This collection of articles by noted environmental historian Richard P. Tucker is an attempt to trace Indian forest history from the colonial era to its post-Independence legacy. It is a study of the evolution of forest policy at the national level, in counterpoint with management at the provincial and local levels, primarily in the Himalayan districts.
The book highlights the two main strains of conflict that characterize the evolution of professional forestry in India. First, the tension between the subsistence needs of the local population and the commercial needs of the colonial state, and second, the clash between the forest department, which sought to preserve and manage forests, and the revenue department, which was driven by the need to expand agriculture and industry.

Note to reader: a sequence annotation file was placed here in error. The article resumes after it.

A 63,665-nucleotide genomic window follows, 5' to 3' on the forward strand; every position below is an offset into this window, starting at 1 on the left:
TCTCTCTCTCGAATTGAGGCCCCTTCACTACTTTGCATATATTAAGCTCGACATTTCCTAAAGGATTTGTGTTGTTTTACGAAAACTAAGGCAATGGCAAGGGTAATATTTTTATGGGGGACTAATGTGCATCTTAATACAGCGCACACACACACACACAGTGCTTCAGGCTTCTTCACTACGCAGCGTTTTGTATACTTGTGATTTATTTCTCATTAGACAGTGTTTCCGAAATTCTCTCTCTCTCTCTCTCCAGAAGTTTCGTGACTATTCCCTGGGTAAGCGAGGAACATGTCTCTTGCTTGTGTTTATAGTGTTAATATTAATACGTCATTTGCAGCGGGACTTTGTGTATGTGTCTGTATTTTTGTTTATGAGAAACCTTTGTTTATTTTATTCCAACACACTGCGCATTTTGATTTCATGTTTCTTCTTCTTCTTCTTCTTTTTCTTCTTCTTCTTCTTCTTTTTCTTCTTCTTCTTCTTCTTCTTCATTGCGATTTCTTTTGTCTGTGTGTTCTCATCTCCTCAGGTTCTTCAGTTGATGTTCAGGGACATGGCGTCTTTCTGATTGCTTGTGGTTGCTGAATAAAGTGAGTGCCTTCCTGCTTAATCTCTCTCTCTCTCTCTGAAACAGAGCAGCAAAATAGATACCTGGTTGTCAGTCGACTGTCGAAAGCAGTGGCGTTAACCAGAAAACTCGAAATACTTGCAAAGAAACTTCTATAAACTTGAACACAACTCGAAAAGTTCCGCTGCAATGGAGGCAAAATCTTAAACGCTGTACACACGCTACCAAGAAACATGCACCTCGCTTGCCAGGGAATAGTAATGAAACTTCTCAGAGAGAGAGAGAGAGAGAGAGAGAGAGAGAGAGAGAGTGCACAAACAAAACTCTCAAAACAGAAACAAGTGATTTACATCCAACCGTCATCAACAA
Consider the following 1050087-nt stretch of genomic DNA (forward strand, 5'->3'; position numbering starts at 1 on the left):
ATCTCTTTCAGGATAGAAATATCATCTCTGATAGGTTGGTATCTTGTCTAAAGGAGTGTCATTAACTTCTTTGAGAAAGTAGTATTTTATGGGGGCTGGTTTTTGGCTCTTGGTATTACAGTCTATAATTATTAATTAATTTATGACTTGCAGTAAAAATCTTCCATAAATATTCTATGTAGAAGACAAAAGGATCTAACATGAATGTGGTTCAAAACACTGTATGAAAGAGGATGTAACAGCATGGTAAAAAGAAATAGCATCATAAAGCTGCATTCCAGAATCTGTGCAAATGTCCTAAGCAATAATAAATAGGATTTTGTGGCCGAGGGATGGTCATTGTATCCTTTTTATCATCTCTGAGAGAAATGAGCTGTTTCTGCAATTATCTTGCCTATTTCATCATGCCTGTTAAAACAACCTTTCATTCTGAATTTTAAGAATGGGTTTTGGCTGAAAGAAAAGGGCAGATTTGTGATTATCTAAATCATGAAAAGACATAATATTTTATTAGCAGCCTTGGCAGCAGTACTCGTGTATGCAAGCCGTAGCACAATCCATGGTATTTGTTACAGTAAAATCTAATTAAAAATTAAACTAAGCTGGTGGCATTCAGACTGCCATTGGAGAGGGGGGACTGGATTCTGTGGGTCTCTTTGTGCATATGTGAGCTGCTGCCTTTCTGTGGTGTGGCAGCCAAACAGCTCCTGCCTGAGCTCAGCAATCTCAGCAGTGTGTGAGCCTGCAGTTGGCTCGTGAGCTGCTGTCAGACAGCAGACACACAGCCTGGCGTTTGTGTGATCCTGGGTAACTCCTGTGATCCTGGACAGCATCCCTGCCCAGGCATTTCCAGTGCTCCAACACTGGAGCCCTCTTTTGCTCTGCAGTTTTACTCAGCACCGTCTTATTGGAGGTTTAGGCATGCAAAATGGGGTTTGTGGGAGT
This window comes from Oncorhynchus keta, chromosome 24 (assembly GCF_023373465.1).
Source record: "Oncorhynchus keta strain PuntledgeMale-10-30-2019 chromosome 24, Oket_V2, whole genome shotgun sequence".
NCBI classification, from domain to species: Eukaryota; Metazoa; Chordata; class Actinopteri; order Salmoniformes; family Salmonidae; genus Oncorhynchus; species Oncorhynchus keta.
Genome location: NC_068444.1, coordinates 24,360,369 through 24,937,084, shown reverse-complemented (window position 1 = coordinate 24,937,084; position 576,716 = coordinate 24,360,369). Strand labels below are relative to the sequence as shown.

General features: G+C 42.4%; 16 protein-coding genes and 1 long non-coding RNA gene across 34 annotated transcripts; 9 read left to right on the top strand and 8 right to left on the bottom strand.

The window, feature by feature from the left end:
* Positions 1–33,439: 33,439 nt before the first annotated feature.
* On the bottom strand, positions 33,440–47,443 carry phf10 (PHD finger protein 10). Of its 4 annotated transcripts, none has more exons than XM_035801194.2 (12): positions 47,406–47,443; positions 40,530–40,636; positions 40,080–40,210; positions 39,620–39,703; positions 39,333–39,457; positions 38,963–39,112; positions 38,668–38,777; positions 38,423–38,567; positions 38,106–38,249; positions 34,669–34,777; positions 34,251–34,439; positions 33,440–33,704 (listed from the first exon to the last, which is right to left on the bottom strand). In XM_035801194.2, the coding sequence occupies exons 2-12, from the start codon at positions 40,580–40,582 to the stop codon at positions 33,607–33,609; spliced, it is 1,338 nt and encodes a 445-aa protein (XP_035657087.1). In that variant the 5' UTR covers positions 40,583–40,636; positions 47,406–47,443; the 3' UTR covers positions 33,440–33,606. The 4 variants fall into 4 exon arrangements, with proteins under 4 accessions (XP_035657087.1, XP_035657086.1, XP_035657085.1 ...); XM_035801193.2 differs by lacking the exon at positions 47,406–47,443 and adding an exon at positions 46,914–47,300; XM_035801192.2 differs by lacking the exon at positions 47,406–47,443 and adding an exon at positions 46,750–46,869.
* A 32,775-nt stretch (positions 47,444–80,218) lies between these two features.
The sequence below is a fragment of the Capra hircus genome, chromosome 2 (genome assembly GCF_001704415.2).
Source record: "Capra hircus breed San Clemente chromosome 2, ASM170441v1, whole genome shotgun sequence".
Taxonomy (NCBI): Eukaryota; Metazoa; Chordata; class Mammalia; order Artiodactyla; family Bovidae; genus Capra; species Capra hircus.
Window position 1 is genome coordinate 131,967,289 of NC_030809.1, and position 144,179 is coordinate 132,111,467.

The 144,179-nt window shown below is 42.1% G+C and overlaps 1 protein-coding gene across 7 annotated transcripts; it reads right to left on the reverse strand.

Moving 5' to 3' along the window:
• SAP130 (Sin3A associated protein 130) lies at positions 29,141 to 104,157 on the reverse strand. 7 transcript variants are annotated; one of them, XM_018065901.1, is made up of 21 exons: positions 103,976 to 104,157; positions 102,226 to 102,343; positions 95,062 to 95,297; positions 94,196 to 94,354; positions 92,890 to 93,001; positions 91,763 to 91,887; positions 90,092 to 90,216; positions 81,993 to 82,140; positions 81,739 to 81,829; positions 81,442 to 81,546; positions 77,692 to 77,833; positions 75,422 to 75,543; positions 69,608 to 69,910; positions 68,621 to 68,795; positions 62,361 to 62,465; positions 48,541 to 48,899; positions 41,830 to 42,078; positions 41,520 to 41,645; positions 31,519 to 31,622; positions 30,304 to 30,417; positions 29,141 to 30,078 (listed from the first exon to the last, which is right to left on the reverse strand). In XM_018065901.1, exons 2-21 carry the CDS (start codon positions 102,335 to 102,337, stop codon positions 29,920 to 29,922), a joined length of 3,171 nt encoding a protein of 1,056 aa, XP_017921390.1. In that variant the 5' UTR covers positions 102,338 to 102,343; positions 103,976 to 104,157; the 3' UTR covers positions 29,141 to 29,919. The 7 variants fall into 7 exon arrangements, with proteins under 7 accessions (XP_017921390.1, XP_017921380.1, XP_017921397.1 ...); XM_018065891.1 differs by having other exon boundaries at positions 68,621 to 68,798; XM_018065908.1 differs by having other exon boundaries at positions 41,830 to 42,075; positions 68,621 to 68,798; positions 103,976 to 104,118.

Written mostly in the 1980s and 1990s, these articles were among the first environmental history studies in India and contribute significantly to the understanding of the colonial legacy for post-Independence management of India’s natural resources.